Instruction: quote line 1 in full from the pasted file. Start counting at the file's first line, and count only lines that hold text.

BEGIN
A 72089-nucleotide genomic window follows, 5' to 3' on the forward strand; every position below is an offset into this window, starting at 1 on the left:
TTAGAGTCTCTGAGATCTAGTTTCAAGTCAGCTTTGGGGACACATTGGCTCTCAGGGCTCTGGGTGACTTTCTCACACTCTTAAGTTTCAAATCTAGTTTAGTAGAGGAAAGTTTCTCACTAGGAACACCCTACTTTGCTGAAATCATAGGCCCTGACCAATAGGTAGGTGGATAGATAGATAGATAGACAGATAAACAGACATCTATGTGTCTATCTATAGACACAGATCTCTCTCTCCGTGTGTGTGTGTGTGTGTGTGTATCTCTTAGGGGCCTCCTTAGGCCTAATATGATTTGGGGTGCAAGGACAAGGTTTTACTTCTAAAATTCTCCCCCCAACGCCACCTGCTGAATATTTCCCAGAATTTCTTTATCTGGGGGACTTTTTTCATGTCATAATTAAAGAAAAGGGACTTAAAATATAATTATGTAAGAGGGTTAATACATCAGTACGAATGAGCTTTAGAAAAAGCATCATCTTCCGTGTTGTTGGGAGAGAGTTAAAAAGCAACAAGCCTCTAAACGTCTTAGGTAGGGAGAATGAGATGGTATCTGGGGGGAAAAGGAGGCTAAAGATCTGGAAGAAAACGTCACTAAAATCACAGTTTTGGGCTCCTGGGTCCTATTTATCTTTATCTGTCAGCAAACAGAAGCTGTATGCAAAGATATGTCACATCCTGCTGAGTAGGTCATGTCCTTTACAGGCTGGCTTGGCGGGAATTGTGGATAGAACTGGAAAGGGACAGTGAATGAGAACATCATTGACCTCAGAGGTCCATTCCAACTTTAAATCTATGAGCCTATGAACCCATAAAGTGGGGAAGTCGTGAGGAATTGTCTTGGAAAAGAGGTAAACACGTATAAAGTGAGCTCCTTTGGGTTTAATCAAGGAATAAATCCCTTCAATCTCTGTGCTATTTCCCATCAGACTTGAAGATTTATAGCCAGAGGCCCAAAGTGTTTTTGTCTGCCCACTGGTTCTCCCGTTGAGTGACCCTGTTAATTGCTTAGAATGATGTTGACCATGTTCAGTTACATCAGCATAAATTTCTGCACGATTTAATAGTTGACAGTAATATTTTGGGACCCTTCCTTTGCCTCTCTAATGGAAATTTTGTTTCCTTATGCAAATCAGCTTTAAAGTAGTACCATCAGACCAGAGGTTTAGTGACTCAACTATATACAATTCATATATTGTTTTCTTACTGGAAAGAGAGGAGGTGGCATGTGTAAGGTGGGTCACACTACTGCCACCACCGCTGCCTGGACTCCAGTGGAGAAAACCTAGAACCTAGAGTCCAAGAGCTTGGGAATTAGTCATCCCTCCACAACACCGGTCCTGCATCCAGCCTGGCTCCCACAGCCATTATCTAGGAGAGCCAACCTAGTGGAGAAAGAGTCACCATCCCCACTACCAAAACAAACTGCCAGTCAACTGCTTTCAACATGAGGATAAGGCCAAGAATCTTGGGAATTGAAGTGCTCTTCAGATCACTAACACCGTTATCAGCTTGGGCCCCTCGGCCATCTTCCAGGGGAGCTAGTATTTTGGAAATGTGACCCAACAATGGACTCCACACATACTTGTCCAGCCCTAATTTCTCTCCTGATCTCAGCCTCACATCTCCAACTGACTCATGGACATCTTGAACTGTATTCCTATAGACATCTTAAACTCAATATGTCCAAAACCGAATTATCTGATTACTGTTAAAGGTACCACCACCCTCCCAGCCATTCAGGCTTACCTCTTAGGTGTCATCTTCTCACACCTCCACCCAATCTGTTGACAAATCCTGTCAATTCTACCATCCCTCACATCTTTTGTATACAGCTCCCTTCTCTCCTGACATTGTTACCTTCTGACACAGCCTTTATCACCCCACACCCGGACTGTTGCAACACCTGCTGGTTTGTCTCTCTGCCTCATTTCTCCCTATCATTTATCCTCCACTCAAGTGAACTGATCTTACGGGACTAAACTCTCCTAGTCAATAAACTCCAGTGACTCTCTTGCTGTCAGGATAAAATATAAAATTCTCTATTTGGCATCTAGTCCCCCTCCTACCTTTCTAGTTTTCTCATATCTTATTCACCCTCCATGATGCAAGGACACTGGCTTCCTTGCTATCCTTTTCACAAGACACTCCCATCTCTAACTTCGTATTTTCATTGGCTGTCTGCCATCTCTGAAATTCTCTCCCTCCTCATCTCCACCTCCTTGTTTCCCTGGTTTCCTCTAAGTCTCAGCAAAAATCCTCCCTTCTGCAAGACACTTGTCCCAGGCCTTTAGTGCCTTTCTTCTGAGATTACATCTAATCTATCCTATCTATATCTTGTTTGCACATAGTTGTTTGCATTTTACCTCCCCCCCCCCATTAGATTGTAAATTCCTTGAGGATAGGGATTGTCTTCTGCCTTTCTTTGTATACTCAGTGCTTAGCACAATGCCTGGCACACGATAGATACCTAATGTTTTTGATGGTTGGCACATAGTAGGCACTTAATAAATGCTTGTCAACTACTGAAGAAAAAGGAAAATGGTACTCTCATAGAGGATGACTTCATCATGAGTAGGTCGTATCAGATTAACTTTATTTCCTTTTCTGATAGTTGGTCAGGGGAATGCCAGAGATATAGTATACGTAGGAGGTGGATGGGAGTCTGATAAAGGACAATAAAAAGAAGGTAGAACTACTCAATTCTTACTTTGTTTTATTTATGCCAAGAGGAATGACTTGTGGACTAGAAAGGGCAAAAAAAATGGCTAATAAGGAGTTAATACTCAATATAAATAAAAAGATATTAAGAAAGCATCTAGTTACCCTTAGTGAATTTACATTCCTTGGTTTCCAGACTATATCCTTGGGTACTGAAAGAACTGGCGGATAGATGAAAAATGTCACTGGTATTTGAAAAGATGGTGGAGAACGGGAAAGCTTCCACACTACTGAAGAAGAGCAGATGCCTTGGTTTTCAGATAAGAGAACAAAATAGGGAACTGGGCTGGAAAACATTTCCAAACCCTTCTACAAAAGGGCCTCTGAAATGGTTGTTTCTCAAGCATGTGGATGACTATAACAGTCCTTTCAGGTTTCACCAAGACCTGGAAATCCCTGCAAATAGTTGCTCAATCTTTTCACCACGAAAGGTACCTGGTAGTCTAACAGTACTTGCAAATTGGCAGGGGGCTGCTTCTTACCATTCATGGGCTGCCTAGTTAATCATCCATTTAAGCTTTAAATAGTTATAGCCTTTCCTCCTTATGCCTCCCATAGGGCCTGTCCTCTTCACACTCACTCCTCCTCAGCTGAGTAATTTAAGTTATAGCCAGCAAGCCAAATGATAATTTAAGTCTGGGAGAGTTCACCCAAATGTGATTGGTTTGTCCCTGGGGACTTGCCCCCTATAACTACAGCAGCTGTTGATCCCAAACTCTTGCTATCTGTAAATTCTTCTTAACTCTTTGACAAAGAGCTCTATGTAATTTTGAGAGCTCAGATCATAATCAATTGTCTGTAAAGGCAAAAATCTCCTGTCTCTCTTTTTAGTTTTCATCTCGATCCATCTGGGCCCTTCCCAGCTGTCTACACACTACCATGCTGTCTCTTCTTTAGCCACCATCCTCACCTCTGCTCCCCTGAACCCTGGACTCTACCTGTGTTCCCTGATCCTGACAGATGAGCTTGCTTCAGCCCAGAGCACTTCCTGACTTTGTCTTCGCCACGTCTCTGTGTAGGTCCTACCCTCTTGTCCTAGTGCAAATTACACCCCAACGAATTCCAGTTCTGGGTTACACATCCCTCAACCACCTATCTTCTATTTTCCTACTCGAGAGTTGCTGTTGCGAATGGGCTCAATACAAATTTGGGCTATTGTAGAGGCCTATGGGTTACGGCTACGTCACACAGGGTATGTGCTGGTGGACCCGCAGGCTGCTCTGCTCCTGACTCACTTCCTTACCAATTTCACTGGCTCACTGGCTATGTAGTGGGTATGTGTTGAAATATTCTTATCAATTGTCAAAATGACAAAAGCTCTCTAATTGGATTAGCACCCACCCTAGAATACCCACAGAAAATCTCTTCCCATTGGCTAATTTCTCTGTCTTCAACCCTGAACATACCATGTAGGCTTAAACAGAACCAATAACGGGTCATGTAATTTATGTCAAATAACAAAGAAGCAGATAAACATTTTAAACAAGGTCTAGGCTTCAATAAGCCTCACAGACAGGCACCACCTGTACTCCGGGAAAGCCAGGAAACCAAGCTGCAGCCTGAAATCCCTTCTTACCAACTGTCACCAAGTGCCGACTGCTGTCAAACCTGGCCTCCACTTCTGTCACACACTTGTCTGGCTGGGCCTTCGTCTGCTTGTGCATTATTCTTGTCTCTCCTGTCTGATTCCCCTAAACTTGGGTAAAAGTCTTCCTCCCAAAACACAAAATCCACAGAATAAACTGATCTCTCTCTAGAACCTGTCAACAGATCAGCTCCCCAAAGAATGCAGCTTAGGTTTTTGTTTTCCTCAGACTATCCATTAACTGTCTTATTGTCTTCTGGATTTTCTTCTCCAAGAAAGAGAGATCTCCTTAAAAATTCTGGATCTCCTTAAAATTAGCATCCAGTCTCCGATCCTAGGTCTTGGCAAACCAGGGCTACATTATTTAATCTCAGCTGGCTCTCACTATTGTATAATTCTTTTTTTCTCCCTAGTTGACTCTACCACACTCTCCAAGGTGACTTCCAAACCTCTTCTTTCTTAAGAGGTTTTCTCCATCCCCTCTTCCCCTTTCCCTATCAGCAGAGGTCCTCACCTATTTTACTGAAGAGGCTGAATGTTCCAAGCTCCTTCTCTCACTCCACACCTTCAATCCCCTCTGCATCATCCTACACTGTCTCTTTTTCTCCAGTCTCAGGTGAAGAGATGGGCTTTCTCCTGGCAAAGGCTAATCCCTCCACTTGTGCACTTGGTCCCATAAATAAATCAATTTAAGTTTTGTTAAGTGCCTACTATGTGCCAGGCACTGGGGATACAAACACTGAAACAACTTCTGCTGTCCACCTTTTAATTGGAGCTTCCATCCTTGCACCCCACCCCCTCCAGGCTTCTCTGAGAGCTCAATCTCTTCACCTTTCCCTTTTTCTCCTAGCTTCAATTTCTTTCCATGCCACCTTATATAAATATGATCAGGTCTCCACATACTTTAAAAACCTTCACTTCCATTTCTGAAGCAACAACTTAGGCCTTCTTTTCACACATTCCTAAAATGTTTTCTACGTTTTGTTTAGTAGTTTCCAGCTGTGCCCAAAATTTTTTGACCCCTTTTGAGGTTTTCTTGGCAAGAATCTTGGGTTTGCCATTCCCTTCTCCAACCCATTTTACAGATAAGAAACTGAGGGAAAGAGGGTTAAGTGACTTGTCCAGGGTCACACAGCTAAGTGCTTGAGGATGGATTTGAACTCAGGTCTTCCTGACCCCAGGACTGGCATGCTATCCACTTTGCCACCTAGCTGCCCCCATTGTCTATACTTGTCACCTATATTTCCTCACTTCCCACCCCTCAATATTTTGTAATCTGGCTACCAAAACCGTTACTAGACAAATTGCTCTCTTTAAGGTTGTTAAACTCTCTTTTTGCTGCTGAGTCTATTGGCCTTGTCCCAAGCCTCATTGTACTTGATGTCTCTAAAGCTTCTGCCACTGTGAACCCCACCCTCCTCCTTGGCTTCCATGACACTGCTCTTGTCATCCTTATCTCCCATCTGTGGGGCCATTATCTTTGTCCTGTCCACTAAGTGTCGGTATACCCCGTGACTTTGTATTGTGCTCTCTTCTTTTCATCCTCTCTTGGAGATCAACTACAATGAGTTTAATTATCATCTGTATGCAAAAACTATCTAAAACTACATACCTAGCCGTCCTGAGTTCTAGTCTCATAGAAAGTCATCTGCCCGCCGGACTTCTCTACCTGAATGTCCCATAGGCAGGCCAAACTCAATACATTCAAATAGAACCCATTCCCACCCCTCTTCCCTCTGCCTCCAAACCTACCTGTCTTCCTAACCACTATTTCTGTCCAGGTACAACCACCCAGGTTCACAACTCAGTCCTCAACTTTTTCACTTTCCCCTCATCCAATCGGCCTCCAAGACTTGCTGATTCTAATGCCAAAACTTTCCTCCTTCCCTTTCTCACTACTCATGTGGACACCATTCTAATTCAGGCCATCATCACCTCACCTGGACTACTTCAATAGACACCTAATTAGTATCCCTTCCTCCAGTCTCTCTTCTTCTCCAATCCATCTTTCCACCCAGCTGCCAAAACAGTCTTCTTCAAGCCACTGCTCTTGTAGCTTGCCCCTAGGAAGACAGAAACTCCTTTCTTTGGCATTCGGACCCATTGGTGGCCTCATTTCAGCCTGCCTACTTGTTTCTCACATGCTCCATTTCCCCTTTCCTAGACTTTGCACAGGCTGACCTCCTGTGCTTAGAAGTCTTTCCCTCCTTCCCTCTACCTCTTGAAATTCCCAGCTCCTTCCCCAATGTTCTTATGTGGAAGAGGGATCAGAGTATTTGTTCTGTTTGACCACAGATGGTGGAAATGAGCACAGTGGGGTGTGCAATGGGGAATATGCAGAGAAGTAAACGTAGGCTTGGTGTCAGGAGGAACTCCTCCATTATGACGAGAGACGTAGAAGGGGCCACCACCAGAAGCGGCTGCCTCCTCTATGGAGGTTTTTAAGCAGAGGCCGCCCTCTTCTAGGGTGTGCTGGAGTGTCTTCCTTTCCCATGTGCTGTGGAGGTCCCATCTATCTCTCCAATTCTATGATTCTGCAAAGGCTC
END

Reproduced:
A 72089-nucleotide genomic window follows, 5' to 3' on the forward strand; every position below is an offset into this window, starting at 1 on the left: